by Nicole Crews
Triad de-ices and pours out… for the kids
Mother: “So what event are you attending tonight?”
Me: “Corks for Kids.”
Mother: “Good. Children today don’t know how to use cutlery.”
Me: “I said ‘Corks’ not ‘Forks,’ mother.”
Mother: “What’s the difference?”
Let’s begin with this. I like anything that involves wine and children.
Growing up in an antebellum house with a scuppernong arbor that dates back just as far, I spent many a late summer yielding those fat marbles of flesh for my father who was hell bent on making wine from a family recipe that was palatable only after the first sour-pussed sip. My reward: a taste of the forbidden, fermented fruit.
All of this passed muster with my mother, who fancied herself somewhat European (she’s a second-generation half-Greek, and not the best student of geography). “Let the child have a sip, Joe,” Mother would say, “she needs to learn about wine.”
Keep in mind that wine in North Carolina in the 1970s was hard to come by, especially in small Triad towns. There was no Yadkin Valley American Viticultural Area and there certainly weren’t the bevy of wine shops that are found throughout the region today. Mother had to drudge to Greensboro or Winston-Salem to procure her grape and the selection — gallons of Gallo, Cold Duck and dusty straw-encased bots of Chianti — was abysmal.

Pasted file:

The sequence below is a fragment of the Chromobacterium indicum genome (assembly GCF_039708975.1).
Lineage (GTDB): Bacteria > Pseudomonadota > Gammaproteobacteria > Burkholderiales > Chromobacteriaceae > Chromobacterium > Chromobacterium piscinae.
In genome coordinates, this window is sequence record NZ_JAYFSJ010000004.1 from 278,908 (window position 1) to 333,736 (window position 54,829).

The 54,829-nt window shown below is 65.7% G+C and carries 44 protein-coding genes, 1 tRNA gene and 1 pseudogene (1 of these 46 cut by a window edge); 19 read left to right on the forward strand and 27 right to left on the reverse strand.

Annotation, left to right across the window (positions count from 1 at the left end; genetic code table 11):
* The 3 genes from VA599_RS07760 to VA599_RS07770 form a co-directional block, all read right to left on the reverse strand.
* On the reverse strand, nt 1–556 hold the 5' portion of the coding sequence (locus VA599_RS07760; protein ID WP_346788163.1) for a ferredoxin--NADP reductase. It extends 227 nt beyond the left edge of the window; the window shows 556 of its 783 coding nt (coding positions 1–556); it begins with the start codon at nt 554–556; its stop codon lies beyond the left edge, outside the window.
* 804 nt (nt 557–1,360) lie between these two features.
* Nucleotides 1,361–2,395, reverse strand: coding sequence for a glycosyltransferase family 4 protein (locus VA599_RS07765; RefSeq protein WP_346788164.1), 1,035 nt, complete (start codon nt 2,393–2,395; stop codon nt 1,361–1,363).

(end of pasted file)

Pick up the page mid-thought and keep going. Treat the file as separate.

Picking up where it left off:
Of course, all of this is ancient history and one of the area’s most avidly attended charity events, Hospice and Palliative Care of Greensboro’s Corks for Kids Path is case in point.
Matron attending the event pointing at pouring station signage: “What exactly are ‘Interesting Whites’?”
Her companion: “Those in attendance perhaps?”
The event took place on Saturday at the Empire Room in downtown Greensboro, a wine-tasting extravaganza, beer bash, foodapolooza and silent auction now in its 7th year, has netted more than $300,000 to help support kids with terminal and life-limiting illnesses.
Husband to wife hovering over the silent auction: “Do you really need more jewelry?”
Wife: “You chase golf balls. I chase baubles.”
Paul Russ, vice president of marketing and development for HPCG, is part of the team who made the call to move the event from Friday to Saturday due to the ice storm. Russ says when the team realized that the Duke/Carolina game was the same night, they decided to make it part of the event. “I called Bill Falcon at the Empire Room and he said it was no problem to broadcast the game from the screens where we had our sponsor logos,” he said. “And it turns out a lot of people who didn’t have power at home were thrilled to have great food, wine and beer and watch the game on a big screen.”
Carolina fan: “That’s a big screen.”
Duke fan: “Mine’s bigger.”
Guests have the chance to taste numerous boutique and hand-crafted wines, with 100 percent of the profits going to Kids Path. Chairs for this year’s Corks were Michelle Fish, Lauren Tilley and Mindy Oakley.
Server, pointing to five bottles of cabernet sauvignon: “Which will you have may’am?”
Lady: “I’ll have the red.”
Server: “They’re all red.”
Lady: “Then keep pouring.”
Spoken like a true Southerner. I wonder if she started with a sip of scuppernong.
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